Why labeling autistic people is so damaging

I’ve seen the different kinds of autism labeling. “Autistic people are egocentric and it makes it difficult for friends and family to be around them”, “High functioning”, “Low functioning”, “selfish”, “Intellectual disability”, “Repetitive behavior”, “Restricted interests”, etc. So you may be wondering, what is so damaging about these labels? Here are the reasons why.

It puts down autistic people’s struggles, labeling an autistic person’s stimming as “repetitive behavior” does not validate that the autistic person is trying to cope by stimming. It implies that there is something wrong with the autistic person. It causes an autistic person to feel bad about themselves, we already try so hard to cope and it can take so much work for an autistic person to be able to move forward and achieve goals, and to say an autistic person is “egocentric” is extremely hurtful.

A lot of time autistic people have too much empathy, we do not lack empathy. I have empathy and can feel the same feeling of empathy towards another person as others do. Another thing labels can do is cause an autistic person to lose their identity, their sense of purpose, and shutdown. I myself have gone through this recently. As in someone telling me that I’d be “Scared to death if they found a cure for autism”. It became so bad that I thought about deleting my blog.

Instead of labeling why not try to help autistic people, why not accept us as who we are? Many of us have strengths that the world needs. Temple Grandin mentions that many autistic’s work in Silicon Valley, if we didn’t have autistic people in the world, we probably would not have the technology and ideas we have today. Albert Einstein was autistic, and he made great contributions to society.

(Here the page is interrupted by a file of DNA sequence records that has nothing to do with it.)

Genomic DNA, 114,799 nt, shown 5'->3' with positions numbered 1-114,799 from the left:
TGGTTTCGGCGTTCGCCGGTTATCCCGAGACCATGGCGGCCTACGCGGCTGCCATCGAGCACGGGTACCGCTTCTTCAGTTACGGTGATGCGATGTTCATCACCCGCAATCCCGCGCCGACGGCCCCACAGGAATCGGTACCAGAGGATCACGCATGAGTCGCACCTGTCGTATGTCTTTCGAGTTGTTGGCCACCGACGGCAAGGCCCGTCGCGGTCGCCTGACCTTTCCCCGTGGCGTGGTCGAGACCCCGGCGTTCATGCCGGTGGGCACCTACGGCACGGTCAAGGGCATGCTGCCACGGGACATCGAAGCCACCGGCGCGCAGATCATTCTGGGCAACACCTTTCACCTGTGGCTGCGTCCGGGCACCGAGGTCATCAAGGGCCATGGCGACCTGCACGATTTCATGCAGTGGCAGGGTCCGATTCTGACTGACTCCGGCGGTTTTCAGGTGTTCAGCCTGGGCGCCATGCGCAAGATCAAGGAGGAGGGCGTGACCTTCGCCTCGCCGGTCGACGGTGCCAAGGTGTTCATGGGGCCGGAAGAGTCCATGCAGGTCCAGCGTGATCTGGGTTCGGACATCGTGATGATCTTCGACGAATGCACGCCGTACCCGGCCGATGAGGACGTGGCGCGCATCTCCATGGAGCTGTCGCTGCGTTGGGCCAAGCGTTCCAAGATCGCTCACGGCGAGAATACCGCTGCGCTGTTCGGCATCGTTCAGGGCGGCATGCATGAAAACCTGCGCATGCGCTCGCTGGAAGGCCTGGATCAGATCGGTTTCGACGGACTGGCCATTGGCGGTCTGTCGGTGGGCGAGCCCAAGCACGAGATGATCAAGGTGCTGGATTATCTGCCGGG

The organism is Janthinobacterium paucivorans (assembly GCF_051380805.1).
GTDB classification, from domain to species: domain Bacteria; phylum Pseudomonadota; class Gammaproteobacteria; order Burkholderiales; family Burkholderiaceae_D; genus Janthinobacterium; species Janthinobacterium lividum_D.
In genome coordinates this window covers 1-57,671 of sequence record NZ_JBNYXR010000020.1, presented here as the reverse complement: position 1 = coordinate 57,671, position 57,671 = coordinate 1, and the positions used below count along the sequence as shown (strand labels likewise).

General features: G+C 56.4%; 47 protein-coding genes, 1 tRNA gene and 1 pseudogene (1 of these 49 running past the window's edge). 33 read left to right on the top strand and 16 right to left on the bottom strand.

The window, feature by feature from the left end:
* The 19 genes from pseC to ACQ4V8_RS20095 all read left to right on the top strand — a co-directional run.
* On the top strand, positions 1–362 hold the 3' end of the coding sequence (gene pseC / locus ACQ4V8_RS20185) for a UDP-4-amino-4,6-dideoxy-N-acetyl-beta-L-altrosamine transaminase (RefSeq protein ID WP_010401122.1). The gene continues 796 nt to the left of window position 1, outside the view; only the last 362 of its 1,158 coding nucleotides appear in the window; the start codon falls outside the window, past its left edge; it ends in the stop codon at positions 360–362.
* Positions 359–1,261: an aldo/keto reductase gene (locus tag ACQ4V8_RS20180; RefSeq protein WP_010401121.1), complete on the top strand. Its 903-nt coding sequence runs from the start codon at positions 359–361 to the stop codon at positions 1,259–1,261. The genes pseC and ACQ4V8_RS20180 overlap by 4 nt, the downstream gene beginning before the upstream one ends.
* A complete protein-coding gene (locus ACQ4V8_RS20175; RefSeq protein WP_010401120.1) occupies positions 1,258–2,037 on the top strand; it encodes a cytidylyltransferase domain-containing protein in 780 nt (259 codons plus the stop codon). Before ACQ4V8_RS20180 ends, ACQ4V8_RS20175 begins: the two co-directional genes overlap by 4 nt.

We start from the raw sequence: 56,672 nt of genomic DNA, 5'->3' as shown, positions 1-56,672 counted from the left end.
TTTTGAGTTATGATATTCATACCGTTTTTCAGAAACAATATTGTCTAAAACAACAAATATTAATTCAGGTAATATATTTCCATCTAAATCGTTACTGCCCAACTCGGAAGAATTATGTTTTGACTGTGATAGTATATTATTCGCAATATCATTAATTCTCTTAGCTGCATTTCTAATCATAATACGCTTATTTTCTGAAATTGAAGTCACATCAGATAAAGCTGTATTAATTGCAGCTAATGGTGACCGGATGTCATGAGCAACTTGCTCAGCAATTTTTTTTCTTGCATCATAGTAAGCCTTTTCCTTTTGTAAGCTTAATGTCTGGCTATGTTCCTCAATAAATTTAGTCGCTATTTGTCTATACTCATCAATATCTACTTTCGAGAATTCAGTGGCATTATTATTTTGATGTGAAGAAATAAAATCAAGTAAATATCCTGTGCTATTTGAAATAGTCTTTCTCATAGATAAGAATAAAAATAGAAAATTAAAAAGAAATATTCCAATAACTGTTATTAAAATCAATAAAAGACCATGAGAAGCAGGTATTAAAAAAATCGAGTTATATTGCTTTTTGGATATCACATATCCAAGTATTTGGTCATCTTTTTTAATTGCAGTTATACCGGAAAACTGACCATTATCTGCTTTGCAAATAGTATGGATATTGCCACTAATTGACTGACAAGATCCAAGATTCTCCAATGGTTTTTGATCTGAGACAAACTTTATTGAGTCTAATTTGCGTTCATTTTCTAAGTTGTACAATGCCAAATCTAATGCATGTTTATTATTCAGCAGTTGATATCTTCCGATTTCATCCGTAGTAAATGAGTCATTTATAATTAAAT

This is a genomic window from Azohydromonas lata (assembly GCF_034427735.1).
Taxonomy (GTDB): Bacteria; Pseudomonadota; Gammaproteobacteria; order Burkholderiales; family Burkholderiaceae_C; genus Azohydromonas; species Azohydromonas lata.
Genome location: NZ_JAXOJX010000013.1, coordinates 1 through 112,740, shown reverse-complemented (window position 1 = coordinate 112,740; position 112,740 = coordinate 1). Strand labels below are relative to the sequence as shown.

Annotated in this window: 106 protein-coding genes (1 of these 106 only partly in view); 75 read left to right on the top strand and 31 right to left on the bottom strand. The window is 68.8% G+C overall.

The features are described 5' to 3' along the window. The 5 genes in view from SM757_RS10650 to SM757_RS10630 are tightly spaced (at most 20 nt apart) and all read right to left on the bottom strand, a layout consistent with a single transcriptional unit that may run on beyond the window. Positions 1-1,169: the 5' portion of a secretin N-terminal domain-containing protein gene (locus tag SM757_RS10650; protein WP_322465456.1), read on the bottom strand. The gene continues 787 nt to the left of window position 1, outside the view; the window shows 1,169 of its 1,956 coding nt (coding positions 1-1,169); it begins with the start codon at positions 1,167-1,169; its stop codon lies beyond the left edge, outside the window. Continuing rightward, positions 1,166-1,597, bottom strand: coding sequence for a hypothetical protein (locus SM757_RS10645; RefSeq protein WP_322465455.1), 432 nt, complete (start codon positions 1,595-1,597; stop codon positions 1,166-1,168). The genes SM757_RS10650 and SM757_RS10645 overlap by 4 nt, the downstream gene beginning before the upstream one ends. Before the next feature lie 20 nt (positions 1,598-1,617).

I’m tired of ableist remarks, I’m tired of hearing “You shouldn’t be proud to be autistic!” I’m tired of hearing the labels. And I’m tired of people trying to control my beliefs and saying I shouldn’t believe in neurodiversity. I believe in neurodiversity because I believe autistic people should be accepted, I believe that autistic people have been on earth longer than we think and that we are here for a reason. I do believe that some things need assistance such as supportive friends, treatment for anxiety, depression and other comorbid conditions that come with being autistic. But I do not believe that we should be using labels, I think we should ditch them!

Each label I will throw into the fire. I am not “High functioning”, “Low functioning”, or “Egocentric”. I do not have an “Intellectual disability”. I am who I am, and I’m proud of it! I’m proud of the goals I have achieved in life and I will continue to work towards those goals. I am #autisticandproudofit!

Labels damage autistic people, ditch the labels, autistic people deserve better. We are humans too! 

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The Painful truth about being an autistic adult.